Initially they’d run into some opposition, but that quickly changed. The turning point had been in Tremona, a large northern town in the Kingdom of Aradamia. The summer had been unusually rainy and damp, which lead to great shortfalls in crop yields throughout the surrounding countryside. When it came time to pay the harvest tax to the church, some of the local farmers held back a portion, claiming that they wouldn’t have enough to trade with or feed their families. Surprisingly, the mayor and city council agreed and only half of the town’s levied grain assessment was paid to the church. Local church officials complained to the Sacred Diet in Wheems, and Abbot Gude sent Galen and the newly formed knights to Tremona as a test of their mettle.


Gude wasn’t sure what the new Knight Commander would or could do, but he needn’t have worried. Galen quickly formulated a plan on the long ride to Tremona. When he arrived, he led the knights into the city. At first they were met with curiosity, but as soon as it became apparent that they’d come to enforce the will of Wheems, the town’s people began to gather in the square and very quickly the talk of rebellion was thick in the air. Before entering the town, Galen had ordered some of his knights to seek out the houses of the mayor and the members of the town council. He carefully instructed the knights on what to do and then led the rest of his troops into the square.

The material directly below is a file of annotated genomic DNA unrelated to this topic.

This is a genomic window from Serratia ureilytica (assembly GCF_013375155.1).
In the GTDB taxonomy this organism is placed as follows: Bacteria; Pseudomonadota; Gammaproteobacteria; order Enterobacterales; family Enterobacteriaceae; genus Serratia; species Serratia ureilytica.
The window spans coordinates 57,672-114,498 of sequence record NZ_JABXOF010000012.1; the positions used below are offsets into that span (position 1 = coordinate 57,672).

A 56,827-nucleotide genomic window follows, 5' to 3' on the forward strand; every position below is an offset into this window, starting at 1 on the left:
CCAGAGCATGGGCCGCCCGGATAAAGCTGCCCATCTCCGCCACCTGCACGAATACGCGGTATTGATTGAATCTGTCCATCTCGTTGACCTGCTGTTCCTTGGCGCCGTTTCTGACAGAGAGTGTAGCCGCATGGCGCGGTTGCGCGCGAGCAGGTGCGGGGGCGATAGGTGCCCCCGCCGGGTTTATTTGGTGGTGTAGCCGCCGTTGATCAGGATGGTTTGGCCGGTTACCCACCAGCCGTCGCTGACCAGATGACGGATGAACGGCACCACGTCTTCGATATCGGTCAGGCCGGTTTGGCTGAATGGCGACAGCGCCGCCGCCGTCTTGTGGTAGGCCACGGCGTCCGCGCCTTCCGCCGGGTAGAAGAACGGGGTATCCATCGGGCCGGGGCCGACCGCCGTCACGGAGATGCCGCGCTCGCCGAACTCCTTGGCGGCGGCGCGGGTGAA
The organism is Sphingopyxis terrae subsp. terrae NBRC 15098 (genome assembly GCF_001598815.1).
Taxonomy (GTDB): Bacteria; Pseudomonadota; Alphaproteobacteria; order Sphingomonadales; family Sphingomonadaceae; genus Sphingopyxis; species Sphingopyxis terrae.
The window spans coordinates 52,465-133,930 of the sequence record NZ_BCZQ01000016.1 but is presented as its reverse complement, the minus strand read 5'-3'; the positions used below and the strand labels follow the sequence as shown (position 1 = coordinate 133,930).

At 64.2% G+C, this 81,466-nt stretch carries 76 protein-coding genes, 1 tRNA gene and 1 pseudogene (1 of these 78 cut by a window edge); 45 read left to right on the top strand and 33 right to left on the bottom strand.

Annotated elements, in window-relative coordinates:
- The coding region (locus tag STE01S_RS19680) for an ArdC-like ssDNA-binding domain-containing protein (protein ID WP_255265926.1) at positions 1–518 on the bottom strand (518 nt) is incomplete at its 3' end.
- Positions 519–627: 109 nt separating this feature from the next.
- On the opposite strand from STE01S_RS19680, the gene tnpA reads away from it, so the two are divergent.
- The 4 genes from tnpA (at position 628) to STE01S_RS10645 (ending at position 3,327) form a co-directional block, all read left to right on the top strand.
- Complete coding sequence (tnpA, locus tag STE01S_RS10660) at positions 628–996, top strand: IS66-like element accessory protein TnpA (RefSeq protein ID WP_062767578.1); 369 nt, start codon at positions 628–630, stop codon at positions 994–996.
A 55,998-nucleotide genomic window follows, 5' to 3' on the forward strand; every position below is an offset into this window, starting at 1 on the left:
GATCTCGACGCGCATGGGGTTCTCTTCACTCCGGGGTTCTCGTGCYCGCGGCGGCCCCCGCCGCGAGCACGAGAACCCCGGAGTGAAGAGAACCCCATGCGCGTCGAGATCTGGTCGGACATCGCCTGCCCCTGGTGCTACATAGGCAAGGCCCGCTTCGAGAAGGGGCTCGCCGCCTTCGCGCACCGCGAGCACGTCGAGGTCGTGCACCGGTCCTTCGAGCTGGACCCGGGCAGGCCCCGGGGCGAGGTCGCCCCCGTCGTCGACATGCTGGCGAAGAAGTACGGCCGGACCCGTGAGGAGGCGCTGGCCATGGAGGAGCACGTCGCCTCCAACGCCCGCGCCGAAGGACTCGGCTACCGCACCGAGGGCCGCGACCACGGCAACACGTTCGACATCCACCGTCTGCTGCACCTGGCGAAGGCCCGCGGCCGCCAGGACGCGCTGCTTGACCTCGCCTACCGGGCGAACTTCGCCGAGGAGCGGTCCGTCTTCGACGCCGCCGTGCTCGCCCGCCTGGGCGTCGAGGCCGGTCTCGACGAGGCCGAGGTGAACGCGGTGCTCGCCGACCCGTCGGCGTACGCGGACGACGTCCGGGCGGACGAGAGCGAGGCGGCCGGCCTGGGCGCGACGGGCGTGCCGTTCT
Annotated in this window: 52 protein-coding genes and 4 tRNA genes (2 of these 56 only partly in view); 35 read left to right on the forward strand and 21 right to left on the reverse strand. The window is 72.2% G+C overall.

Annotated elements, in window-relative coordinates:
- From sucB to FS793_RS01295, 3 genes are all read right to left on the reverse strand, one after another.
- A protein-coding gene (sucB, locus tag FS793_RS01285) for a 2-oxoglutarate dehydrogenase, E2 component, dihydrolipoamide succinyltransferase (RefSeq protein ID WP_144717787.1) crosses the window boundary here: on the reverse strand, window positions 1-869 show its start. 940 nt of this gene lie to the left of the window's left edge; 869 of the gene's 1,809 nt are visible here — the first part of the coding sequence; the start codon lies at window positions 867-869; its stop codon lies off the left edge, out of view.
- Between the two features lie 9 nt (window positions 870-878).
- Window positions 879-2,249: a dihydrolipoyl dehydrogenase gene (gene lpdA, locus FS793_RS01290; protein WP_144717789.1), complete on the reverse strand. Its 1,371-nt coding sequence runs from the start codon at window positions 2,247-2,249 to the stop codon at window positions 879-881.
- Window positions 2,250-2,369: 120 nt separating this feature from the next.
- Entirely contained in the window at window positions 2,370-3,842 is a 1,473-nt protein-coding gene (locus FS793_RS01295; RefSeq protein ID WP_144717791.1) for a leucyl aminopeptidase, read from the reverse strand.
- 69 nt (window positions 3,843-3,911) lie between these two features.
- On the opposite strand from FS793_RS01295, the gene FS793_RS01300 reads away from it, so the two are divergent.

By the time Galen and the remainder of his knights were in the square, the crowd was on the verge of turning into an angry mob. Galen made his way to the town hall, dismounted, and climbed the stairs to the ancient building. He turned and addressed those in the square, explaining who he and his knights were and why they’d come. Someone threw a rock; it barely missed the tall lanky Knight Commander, but seconds after he dodged it there was a loud commotion at the far end of the square, and the angry shouts of the crowd died down as the mayor, the town council and their families were led through the square.